Author Topic: Quick Rustic Pizza  (Read 3129 times)

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Online tinroofrusted

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Quick Rustic Pizza
« on: April 17, 2011, 06:50:14 PM »
Hi fellow pizza and focaccia lovers,  

I'm not exactly sure where this post should be located, but I picked the focaccia sub-forum because this pizza is closer to focaccia than anything else. But it does have sauce on it so maybe it should be in general pizza making.  Anyway, this morning I mixed up a batch of rustic pizza dough using the recipe located here:
http://sites.google.com/site/hollosyt/quickrusticciabattapizza

The recipe is:
    * 250 g Bread Flour (All Purpose will also work in a pinch)
    * 1 cup water
    * 1 tsp yeast
    * 7 g salt

This is a very wet dough that is usually used for ciabatta bread.  The dough is very easy to make. You just combine the ingredients, whir it around in the mixer or food processor for awhile (ten minutes in the mixer, or (as in my case) a minute or so in the food processor), and then place it in a container and let it triple in bulk. When that has happened (about 2 hours, or in my case about  3 hours), you dump it out on a well floured counter, shape it as best you can, and then transfer it to a piece of oiled parchment paper, top it with whatever you like, and put it in the oven (preheated to 500F).

I topped it with some tomato sauce, olive oil, house made pancetta, and some onions. Per the instructions of the recipe, I didn't add the mozzarella cheese until about six minutes into the bake, when the crust was just starting to brown a bit.  Total baking time was about 14 minutes.  

This dough is nearly impossible to shape, as you can see from my pictures.  You just do the best you can. So it is kind of a "bruto ma buono" type of pizza.  The flavor of the dough is fantastic.  Crispy on the bottom, light and pillowy on top.  Really worth doing.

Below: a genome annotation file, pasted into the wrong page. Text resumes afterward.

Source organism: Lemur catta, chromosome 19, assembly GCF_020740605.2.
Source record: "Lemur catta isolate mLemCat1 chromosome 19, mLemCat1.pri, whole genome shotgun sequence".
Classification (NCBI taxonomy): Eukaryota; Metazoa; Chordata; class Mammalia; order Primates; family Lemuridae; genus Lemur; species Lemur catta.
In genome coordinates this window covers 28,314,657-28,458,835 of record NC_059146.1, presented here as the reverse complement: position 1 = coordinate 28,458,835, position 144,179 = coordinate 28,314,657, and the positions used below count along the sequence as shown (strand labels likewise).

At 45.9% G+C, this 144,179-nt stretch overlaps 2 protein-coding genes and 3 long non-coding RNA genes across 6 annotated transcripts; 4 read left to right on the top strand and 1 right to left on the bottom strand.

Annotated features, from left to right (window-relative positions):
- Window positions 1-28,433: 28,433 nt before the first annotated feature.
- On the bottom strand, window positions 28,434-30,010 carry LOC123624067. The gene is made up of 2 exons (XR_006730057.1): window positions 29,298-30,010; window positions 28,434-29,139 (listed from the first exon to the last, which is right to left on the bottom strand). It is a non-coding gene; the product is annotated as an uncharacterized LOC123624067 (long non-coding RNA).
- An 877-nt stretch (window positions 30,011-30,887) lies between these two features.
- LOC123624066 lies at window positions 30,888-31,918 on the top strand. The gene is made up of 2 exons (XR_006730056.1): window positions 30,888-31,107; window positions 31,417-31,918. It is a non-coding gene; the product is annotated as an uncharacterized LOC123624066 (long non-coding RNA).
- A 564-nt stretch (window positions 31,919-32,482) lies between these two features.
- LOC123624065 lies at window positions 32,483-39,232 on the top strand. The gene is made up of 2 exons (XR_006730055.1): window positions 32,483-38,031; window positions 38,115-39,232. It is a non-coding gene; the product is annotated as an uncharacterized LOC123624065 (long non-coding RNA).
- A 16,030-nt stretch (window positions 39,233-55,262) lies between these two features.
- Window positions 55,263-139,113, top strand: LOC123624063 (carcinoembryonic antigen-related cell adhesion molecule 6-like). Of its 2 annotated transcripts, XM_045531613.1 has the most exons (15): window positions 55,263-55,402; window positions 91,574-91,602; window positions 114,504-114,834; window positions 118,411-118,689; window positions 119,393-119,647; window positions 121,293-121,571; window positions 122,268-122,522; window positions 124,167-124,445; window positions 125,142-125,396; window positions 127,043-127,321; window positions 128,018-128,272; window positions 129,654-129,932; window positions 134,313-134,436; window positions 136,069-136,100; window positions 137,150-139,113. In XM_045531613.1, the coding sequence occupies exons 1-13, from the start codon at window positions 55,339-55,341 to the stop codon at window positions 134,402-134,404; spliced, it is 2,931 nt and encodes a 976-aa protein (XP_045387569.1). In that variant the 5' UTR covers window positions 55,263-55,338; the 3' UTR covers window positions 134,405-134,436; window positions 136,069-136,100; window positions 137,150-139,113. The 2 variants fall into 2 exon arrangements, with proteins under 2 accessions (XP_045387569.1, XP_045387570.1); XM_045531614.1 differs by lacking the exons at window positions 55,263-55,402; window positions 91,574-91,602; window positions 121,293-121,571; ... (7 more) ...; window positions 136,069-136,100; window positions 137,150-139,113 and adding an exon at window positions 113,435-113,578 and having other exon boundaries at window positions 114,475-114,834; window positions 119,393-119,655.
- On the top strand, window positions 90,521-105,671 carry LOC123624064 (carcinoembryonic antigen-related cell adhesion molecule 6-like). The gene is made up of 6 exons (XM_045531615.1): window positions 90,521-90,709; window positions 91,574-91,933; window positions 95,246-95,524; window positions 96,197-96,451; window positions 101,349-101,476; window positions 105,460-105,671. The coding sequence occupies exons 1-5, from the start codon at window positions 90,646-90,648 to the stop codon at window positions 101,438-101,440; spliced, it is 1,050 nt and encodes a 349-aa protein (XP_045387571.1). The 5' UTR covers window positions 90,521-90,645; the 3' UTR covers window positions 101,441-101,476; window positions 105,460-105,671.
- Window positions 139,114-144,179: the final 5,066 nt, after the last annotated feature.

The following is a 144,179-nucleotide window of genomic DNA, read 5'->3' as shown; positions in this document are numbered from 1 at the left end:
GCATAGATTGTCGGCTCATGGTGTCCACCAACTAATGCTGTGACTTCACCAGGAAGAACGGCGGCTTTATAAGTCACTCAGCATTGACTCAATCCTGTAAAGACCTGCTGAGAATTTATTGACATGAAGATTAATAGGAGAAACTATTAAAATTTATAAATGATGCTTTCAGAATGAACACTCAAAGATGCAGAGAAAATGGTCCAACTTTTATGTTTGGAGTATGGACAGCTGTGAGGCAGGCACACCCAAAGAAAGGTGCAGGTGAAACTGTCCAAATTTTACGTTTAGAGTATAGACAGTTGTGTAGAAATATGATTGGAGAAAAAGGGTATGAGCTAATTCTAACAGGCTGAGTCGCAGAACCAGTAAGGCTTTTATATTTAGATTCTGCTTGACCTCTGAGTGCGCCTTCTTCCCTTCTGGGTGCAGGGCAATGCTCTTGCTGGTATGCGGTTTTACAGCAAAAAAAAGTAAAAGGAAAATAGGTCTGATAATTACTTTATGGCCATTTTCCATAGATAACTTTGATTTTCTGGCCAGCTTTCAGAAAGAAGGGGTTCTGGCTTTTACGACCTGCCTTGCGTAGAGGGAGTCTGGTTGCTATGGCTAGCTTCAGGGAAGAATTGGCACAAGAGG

I did have a small modification of the recipe shown in the link.  I did a series of "turns" during the first hour and a half, every 15 minutes, grabbing the dough with a wet hand, stretching it up, and back down over it self twice. This really helped develop the gluten, and I would recommend it to you. 

« Last Edit: April 17, 2011, 06:57:33 PM by tinroofrusted »


buceriasdon

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Re: Quick Rustic Pizza
« Reply #1 on: April 17, 2011, 07:21:51 PM »
As I don't have parchment paper so I form the dough into an oiled pan, bake untill just firm enough to finish baking on the tile. I agree it is very tasty and tender pizza. Recent thread:     http://www.pizzamaking.com/forum/index.php/topic,13584.new.html#new
Don
« Last Edit: April 17, 2011, 07:23:50 PM by buceriasdon »

Offline Pete-zza

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Re: Quick Rustic Pizza
« Reply #2 on: April 17, 2011, 07:30:00 PM »
tinroofrusted,

You might also check out the thread at http://www.pizzamaking.com/forum/index.php/topic,8539.0/topicseen.html;.

Peter

Online tinroofrusted

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Re: Quick Rustic Pizza
« Reply #3 on: April 17, 2011, 07:50:00 PM »